Many photographs show this as an artglass window saved from the Heath House (S.105). According to our guide, the Taliesin Preservation Commission has been returning the house to its state when Wright was living so these windows have been removed to the interior of the house. As explained to us, the purpose of the artglass was to shield the interior from the exterior. That would not have been consistent with Wright's wishes at Taliesin.
Looking back towards the living room from the birdwalk.
The guestroom is to the immediate left of the birdwalk, and the master bedroom is further down towards the left end of the house.
Looking towards the guestroom and master bedroom from the birdwalk.

Taliesin Countryside
The estate is located in rolling, wooded hills with a stream that feeds into the Wisconsin River. The river has been dammed creating a small waterfall, but the small hydroelectric plant no longer exists. This picture was taken from the birdwalk looking down the hill.
Looking down from the birdwalk.
I believe this picture was taken looking out from the garden by the master bedroom,
or it might have been taken when we were walking up the hill.
Looking out from the garden by the master bedroom.
Here we are walking down the road from Tan-y-deri to the Midway Farm.
It was a warm summer day (about 90 degrees and humid).
Getting some walking exercise around the estate.

Taliesin Exterior Items
We first saw this splash pool after hiking up the hill. It looked very refreshing....
The splash pool by the garden and master bedroom.
Sherpa is the cat at Taliesin....
Sherpa, the cat of Taliesin.
Some of the oriental artifacts collected by Frank Lloyd Wright.
There was a good story behind these if you happen to know it, please drop me a note.
Dragon #1 Dragon #2
Bryan, our tour guide quoted the poem below by Alfred, Lord Tennyson (1809–1892) that is inscribed on the back of the sculpture. She has seen better days. There is a good picture of the complete statue in 50 Favorite Furnishings by Frank Llloyd Wright.
"The Flower in the Crannied Wall"
"The Flower in the Crannied Wall"
Flower in the crannied wall,
I pluck you out of the crannies,
I hold you here, root and all, in my hand,
Little flower—but if I could understand
What you are, root and all, and all in all,
I should know what God and man is.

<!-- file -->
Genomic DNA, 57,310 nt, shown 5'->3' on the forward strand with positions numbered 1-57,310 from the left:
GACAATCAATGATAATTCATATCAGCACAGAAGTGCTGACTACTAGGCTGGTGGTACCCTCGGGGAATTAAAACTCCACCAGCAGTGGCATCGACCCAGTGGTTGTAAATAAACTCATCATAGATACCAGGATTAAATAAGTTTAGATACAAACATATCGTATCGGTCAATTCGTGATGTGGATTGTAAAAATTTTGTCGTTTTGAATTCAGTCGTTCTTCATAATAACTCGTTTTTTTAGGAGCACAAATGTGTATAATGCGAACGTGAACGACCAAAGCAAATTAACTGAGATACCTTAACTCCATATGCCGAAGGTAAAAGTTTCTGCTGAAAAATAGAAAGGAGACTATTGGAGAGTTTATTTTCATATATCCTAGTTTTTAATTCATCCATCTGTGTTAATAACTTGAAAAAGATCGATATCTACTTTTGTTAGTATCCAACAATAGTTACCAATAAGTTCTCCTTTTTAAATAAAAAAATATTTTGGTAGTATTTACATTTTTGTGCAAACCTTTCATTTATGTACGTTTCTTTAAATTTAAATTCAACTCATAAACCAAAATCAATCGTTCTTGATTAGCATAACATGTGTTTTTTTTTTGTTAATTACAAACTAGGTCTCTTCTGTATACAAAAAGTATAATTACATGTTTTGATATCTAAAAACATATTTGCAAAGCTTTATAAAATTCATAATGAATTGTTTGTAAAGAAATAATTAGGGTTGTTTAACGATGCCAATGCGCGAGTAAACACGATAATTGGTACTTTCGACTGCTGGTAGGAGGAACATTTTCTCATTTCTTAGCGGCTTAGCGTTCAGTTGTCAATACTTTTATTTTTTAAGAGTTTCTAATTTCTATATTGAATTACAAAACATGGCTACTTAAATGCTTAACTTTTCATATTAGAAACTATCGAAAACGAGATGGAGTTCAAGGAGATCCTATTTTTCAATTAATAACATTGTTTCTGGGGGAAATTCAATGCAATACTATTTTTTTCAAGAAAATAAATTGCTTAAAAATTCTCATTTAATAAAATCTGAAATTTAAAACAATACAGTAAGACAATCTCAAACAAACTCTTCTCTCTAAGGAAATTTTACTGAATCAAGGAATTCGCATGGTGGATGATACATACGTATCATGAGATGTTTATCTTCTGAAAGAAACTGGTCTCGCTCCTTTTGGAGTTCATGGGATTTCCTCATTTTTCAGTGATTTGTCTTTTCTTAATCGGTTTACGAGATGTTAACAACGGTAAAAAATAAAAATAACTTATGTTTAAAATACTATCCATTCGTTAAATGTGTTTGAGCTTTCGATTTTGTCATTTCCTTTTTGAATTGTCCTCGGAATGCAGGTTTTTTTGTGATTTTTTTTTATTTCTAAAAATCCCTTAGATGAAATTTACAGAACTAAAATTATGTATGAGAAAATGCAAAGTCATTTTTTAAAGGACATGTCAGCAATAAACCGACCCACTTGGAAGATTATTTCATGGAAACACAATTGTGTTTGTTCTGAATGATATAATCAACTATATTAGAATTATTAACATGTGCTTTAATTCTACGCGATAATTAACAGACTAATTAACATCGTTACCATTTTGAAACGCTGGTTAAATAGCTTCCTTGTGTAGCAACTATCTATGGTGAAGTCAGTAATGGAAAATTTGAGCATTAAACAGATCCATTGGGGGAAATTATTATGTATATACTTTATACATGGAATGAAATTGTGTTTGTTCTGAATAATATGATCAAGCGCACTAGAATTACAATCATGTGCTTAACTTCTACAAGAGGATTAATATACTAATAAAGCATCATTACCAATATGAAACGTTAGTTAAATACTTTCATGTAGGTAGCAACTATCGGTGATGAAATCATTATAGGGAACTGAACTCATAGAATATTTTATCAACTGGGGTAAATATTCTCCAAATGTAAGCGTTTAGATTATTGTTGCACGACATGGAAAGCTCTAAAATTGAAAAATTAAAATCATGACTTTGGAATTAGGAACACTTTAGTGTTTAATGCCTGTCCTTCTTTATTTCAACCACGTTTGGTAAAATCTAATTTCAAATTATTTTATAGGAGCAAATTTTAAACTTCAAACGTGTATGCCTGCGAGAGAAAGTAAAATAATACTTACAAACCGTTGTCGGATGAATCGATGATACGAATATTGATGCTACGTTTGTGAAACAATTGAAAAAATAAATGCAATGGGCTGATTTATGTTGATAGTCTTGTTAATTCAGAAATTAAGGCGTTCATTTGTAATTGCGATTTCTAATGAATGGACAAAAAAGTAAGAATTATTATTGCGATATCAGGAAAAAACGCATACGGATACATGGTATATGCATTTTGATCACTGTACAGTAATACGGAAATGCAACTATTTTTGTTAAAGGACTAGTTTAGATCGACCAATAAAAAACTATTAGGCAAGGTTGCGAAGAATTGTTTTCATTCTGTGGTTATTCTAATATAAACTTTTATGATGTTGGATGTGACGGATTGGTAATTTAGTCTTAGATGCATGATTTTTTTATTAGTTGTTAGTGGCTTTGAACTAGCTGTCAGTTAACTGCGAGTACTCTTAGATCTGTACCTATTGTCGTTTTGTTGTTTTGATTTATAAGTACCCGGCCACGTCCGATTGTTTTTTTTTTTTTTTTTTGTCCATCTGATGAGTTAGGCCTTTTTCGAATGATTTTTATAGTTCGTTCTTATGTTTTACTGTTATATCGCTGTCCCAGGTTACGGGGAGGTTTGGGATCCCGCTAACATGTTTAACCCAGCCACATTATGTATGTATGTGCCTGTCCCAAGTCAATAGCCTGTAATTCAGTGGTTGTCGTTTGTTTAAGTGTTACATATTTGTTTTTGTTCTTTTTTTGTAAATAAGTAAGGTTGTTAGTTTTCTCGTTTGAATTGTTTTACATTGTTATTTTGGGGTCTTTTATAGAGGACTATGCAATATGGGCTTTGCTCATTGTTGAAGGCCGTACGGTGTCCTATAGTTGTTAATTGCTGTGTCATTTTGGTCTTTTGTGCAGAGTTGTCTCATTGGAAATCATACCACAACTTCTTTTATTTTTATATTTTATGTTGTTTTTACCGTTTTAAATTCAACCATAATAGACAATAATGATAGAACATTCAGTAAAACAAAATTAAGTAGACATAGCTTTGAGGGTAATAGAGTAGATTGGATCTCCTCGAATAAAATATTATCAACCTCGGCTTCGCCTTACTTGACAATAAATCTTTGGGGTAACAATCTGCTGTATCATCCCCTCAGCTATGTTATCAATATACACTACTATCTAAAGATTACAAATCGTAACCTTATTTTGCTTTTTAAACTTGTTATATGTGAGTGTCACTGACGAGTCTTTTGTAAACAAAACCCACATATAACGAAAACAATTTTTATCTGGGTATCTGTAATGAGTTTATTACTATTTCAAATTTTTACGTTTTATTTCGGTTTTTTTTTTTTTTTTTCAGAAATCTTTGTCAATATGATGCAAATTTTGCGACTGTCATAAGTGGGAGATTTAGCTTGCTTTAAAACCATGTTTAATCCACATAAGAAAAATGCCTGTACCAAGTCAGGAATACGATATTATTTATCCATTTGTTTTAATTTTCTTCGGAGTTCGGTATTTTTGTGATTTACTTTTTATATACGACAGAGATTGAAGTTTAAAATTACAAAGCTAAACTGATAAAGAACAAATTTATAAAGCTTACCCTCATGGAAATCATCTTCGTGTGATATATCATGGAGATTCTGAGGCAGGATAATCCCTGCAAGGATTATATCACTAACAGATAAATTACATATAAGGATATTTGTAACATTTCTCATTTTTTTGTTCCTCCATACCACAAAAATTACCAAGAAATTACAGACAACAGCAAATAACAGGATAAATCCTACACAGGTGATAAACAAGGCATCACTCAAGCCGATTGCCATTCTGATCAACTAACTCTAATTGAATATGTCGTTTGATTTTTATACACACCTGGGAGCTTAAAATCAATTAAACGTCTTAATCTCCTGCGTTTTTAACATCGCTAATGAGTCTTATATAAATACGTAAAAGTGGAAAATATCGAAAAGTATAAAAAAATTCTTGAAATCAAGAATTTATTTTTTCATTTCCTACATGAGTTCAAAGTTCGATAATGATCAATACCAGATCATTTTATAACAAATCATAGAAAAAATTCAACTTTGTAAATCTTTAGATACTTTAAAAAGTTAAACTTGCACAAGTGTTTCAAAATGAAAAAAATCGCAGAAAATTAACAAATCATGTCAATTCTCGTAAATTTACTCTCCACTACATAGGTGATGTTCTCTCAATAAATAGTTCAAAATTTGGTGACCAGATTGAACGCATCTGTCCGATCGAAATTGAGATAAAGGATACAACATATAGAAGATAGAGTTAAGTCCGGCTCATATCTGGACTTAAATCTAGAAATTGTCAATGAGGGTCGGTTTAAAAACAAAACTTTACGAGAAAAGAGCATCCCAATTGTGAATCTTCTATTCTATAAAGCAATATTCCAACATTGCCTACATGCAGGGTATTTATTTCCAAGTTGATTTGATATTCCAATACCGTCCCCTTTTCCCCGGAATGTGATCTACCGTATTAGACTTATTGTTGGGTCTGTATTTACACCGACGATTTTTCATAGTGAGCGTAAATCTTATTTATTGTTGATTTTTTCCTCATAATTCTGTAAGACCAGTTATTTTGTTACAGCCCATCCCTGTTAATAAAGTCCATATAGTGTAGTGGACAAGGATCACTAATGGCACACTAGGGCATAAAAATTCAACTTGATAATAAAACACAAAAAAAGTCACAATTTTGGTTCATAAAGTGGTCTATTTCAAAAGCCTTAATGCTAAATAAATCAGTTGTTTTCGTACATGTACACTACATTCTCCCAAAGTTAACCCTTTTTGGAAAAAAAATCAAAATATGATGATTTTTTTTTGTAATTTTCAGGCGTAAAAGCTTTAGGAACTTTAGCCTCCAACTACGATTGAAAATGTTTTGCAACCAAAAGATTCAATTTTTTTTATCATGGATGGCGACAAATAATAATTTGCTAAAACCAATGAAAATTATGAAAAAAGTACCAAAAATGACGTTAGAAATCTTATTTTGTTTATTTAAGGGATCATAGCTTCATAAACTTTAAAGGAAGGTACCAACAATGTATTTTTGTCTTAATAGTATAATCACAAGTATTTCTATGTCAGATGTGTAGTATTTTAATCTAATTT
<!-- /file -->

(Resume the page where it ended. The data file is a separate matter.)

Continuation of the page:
– Tennyson

The Garden and the Tea Circle Oak
This is the trellised garden that we entered upon reaching the house.
We sat and had refreshments just to the left of this garden entrance.
The garden near the master bedroom.
Unfortunately, the "Tea Circle Oak" fell on the house in June of 1998 (the house has
been repaired). The picture below is of the only remaining large oak tree near the house.
The last of the three large oak trees.
The Tea Circle remains, but it certainly not the same without the oak tree.
The Taliesin gift shop may still have pen and pencil sets (#920, #921, #923) made
from the wood of the fallen Tea Circle Oak tree.
The tea circle, but without an oak tree now....
This is the bell that used to hang from the Tea Circle Oak.....
The bell that used to hang from the teacircle oak
Taliesin Visitor's Center
The Talisin East Visitor's Center was designed by Wright in 1953 and although construction was started in the 1950's, it was not completed until after his death in 1960. The center has an extensive gift shop and a small casual restaurant with a wonderful view overlooking the Wisconsin River.
The vistors center as seen from the parking lot.
The tour of the estate started at the entrance to the gift shop and restaurant. The roof cantelievered over the entrance has a opening to let sunlight and rain reach the plants.
The gift shop and restaurant entrance.
The Visitor's Center is an official Frank Lloyd Wright building.
The FLlW red tile at the vistor's center.

Permissions Information
All of the models, drawings, designs and works of Frank Lloyd Wright and Taliesin Architects seen at Taliesin are the exclusive property of the Frank Lloyd Wright Foundation and Taliesin Architects and may not be photographed, reproduced, copied or duplicated without the express written consent of the Frank Lloyd Wright Foundation. Use with permission from the Frank Lloyd Wright Foundation, Scottsdale, AZ.